Well, the answer to that is August 22, 2008. I don’t remember where I got the link, and I found this page with a video by Merlin Mann talking about his Zero Inbox philosophy. None of the concepts were rocket science: there are 5 actions you can take on incoming emails:
  • Delete
  • Delegate
  • Respond
  • Defer
  • Do
Delete: I wasn’t deleting enough. Does everything really require a response? No. Delete.
Delegate: I’m a very compliant person. I’m very quick to take on too many responsibilities and say yes. I’m working on this (no, I didn’t buy any magazines for candles to the kid who came to my door yesterday, and I thanked him for offering). So for me, delegation starts with saying, NO I WILL NOT DO THIS–at least internally. Then ASK someone else to do it. I’ve been working on this one over the years and am getting better and better at it.
Respond: This one is not a challenge–I’m pretty quick to respond to people.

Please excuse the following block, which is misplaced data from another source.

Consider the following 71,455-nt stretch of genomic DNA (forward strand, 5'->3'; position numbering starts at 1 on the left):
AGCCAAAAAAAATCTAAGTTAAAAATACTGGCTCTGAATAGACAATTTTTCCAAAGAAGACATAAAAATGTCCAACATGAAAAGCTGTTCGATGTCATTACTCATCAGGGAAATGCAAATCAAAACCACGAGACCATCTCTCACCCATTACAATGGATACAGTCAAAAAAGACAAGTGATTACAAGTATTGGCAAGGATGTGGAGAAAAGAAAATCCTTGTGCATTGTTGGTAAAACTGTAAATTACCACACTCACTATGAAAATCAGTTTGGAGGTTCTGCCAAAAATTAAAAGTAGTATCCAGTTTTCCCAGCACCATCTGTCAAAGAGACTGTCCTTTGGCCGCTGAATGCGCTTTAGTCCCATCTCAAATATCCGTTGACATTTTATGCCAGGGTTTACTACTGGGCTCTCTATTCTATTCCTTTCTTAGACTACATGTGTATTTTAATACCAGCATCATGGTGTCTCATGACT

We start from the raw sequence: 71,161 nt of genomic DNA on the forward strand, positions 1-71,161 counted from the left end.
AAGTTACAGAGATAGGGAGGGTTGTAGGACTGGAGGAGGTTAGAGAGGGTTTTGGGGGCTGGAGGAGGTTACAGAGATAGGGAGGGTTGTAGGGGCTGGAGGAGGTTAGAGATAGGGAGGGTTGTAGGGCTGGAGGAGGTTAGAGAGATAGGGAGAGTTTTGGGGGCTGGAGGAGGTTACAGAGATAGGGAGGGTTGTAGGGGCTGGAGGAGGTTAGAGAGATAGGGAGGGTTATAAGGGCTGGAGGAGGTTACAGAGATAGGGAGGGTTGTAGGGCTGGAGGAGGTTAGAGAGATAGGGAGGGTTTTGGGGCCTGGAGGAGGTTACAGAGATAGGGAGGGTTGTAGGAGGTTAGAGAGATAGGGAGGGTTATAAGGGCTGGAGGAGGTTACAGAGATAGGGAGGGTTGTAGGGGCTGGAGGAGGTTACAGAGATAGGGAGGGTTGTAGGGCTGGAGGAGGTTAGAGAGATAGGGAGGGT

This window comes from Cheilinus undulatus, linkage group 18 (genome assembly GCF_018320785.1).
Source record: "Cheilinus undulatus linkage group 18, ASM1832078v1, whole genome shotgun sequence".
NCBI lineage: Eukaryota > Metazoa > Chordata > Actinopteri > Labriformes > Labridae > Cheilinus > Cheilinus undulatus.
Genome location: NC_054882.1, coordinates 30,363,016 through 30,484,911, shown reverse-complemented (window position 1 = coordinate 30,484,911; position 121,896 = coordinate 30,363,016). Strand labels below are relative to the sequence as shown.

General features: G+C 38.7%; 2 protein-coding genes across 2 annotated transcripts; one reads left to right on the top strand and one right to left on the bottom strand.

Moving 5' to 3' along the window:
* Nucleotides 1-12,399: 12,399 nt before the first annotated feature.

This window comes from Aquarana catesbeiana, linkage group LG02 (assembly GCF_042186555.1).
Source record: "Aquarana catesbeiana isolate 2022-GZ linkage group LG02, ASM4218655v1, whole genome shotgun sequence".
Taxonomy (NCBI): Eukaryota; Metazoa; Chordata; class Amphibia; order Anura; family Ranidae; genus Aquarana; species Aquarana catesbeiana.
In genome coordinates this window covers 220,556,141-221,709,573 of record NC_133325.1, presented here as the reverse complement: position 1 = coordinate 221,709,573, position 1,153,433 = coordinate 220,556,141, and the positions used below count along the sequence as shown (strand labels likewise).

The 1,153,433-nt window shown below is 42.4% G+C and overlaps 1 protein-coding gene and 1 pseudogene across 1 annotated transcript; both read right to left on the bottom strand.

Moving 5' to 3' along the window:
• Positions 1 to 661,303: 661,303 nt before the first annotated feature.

Defer: This one I was doing all wrong. I was deferring by letting it sit in my inbox. NO NO NO! I’ll get back to this in a second.
Do: I probably do too much of this. Just take the action now. Touch it once. The problem is that I can so easily get distracted by doing requests that come in that are of low importance or urgency, when there’s other more important and urgent things to do. So don’t do too much doing.
In Mann’s words, the most important thing to do when having an over-full inbox is to “simply stop sucking.” I love this! He suggested creating a DMZ folder (Google DMZ if you don’t know it) and putting all inbox contents there. Deal with that as you go, but don’t leave it in the inbox. Start fresh with the inbox and stop letting them pile up. This works! I stopped sucking immediately, and it felt great.
Getting back to the deferring, the inbox is NOT a successful way to defer. I now spend a bit more energy identifying the things I really want to do and saying no to those that I don’t or won’t. I then defer by putting the item in my calendar on the date I will do it.